The Hobbit: The Desolation Of Smaug

Hobbit2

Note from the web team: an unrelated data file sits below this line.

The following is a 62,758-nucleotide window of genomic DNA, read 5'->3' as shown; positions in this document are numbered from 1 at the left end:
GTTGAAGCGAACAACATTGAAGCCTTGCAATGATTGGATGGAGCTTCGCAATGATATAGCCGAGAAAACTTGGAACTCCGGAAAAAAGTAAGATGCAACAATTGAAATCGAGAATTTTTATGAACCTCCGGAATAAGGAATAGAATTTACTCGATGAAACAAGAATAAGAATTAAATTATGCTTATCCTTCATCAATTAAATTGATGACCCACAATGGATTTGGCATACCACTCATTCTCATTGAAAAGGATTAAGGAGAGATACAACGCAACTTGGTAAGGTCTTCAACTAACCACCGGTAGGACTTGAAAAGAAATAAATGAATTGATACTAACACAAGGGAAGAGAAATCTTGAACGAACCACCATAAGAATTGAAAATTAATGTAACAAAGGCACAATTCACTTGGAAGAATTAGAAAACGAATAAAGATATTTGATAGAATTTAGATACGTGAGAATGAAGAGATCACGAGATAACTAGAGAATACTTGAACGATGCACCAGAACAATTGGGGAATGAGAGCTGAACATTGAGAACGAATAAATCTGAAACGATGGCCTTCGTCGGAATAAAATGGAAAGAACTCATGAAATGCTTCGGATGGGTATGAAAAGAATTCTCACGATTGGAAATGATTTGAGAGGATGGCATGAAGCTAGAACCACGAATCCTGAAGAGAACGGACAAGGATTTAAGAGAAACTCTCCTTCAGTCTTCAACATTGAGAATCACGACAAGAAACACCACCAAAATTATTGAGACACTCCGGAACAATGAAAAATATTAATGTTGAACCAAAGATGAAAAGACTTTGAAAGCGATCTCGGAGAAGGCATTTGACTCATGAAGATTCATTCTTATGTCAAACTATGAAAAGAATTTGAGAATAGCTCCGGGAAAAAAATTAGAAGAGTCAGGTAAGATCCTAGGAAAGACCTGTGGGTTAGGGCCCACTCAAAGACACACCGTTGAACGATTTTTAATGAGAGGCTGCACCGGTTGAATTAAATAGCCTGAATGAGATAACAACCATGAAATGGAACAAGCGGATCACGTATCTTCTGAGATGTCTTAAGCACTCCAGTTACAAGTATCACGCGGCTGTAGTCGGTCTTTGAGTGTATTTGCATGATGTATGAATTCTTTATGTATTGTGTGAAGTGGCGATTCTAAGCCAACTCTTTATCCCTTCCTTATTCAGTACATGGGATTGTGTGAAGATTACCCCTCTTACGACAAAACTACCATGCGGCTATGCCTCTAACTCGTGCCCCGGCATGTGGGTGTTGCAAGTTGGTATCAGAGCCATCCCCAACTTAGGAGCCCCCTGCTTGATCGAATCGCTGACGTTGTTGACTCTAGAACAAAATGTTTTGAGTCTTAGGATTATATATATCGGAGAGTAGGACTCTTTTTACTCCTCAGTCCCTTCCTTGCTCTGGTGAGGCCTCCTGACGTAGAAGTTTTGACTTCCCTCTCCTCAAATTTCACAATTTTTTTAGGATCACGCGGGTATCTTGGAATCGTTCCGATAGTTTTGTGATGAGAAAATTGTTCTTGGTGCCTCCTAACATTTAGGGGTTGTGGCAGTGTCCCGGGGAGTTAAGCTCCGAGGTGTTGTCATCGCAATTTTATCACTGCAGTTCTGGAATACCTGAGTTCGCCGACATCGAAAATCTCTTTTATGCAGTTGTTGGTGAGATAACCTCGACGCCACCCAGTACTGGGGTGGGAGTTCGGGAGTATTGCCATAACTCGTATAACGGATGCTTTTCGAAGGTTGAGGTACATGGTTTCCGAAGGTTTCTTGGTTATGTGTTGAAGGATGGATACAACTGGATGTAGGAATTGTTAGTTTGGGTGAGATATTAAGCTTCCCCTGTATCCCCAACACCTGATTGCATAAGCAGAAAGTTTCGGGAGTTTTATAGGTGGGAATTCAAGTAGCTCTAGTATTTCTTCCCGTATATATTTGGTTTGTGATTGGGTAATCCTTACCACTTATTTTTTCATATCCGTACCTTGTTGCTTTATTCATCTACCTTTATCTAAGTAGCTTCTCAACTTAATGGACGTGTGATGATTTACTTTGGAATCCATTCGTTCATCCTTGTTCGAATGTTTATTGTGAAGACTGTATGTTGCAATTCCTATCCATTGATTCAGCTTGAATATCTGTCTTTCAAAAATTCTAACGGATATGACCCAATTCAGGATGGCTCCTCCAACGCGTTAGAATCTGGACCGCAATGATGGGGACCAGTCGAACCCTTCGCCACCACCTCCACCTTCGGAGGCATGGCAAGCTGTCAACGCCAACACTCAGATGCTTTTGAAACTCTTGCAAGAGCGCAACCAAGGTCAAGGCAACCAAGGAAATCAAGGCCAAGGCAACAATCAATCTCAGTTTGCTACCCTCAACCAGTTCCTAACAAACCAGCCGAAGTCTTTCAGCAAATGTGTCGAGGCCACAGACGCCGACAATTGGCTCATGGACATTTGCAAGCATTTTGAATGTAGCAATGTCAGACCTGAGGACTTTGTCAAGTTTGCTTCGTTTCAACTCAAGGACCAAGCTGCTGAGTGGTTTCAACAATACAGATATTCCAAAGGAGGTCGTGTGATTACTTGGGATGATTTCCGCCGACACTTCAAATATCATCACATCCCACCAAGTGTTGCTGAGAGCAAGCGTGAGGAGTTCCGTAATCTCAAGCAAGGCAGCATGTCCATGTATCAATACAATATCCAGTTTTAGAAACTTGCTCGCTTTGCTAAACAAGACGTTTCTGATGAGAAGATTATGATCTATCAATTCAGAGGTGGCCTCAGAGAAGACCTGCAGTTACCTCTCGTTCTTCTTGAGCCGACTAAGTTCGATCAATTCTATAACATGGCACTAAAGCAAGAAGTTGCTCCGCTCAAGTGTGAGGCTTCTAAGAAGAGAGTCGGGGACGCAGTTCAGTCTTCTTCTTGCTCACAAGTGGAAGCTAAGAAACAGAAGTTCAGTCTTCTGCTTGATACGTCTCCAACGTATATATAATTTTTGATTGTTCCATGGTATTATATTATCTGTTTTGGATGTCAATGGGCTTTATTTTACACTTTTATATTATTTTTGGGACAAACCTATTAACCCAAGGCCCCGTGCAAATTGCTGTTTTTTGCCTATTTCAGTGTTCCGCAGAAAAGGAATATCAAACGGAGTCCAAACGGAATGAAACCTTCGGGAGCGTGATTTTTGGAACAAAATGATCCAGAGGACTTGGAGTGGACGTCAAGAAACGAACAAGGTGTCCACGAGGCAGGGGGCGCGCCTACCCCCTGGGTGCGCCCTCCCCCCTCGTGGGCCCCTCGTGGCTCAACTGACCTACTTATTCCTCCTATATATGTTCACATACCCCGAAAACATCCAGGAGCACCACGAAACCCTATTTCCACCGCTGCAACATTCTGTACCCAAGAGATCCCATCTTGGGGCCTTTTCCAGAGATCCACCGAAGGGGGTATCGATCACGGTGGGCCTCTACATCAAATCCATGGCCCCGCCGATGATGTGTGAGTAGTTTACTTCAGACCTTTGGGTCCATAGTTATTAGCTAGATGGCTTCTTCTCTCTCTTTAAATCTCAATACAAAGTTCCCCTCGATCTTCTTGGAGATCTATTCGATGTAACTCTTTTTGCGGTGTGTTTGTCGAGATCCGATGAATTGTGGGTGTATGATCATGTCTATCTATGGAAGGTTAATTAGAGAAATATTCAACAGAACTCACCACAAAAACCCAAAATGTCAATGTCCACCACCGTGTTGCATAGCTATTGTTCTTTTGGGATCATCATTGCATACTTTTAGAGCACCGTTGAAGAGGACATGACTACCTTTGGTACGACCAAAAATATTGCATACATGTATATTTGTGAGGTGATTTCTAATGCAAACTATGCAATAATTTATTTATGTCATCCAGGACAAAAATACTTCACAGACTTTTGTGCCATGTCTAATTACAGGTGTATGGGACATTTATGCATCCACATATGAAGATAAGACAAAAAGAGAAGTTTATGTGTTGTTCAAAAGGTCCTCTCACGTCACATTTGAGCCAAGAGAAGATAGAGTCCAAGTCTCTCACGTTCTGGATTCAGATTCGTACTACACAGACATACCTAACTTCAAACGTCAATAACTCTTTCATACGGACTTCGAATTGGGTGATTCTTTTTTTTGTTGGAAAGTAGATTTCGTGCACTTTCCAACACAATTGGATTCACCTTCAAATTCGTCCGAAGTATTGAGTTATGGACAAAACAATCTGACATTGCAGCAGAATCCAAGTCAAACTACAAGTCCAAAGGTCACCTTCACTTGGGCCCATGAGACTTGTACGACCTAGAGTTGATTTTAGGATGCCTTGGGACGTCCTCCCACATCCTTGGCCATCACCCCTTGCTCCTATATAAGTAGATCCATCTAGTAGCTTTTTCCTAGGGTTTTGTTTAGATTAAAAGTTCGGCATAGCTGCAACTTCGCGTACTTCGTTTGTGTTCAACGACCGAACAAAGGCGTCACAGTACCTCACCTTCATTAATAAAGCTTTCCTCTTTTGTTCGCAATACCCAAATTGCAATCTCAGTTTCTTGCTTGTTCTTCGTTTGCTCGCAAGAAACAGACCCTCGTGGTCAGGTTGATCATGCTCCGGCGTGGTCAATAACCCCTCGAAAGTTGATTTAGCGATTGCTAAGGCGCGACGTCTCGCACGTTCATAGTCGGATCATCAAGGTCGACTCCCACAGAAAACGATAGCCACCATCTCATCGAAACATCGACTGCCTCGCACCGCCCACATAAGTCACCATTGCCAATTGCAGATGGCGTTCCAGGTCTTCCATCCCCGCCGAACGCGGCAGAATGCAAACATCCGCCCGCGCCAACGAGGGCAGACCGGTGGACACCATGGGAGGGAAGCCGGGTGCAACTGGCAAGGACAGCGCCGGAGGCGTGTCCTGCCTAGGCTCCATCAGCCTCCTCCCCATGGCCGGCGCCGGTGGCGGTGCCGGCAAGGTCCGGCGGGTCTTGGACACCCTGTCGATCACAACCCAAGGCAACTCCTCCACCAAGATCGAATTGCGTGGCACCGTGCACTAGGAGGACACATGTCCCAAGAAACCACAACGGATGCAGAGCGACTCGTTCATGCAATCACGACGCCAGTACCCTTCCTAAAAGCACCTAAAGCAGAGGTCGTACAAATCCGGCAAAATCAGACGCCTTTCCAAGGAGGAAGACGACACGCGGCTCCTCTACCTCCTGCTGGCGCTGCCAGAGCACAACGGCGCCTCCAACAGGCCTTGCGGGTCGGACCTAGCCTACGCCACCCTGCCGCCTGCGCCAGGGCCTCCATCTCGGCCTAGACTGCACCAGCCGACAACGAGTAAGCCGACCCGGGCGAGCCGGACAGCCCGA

The Desolation Of Smaug, the second and middle part of Peter Jackson’s ludicrously over-extended adaptation of J.R.R.Tolkien’s The Hobbit, is just as padded out as its predecessor with gratuitous sequences of horrible orcs hunting our heroes but nonetheless seems to flow considerably better. This may be because it’s starting to feel that Bilbo and his dwarfy mates are actually getting somewhere in their convoluted journey to the Lonely Mountain and the usurping dragon within, or it might have something to do with the variety and richly textured realisation of the places we get to visit: a spooky, cobwebby forest, the treetop palace of an Elven lord, the damp and rundown platforms and walkways of Laketown (particularly liked this location, a bit like a Poundland Venice in the Fens) and finally the treasure strewn halls of the dwarves’ former kingdom. We get man-eating spiders, spectacular flypasts round forbidding ruined castles precariously balanced on the sides of mountains, about half a dozen long and complicated battle bits in which Orlando Bloom and Evangeline Lilly prove over and over and over again how great elves are at kicking goblin butt and, as the master of Lakeland, Stephen Fry doing his addled aristo routine in a quite awesomely preposterous wig. Best of all we eventually get a one to one between Martin Freeman’s Bilbo and the Benedict Cumberbatch voiced dragon Smaug (Watson, meet Holmes), and like its counterpoint Bilbo/Gollum scene in the first film it stands head, shoulders and menacing scaly appendages above everything else – it’s creepy, unbearably tense and was the only point in the film when even the young children in the audience I was in fell silent. Elsewhere, Ian McKellen’s Gandalf continues his tradition of abandoning his charges just when they need his help most in order to keep mysterious appointments in pointlessly perilous places, and Richard Armitage’s Thorin carries on managing his team badly with a winning mixture of impulsiveness, resentment and arrogance, like he’s been hastily over-promoted. This is a film that there’s really not much recommending, as you’ll either not be interested or will have bought your ticket and ordered the DVD already, but it delivers more or less everything you require it to and once someone’s done a fan edit that cuts out all the endless crossbow and beheading bits it’ll be pretty damn zippy. My chief worry is that we leave the story very close to the end of book, if I’m remembering it rightly – how on Middle Earth is Jackson going to wring a final three hour film out of one dragon attack, one battle and a bit of mopping up? Will it turn into a musical?

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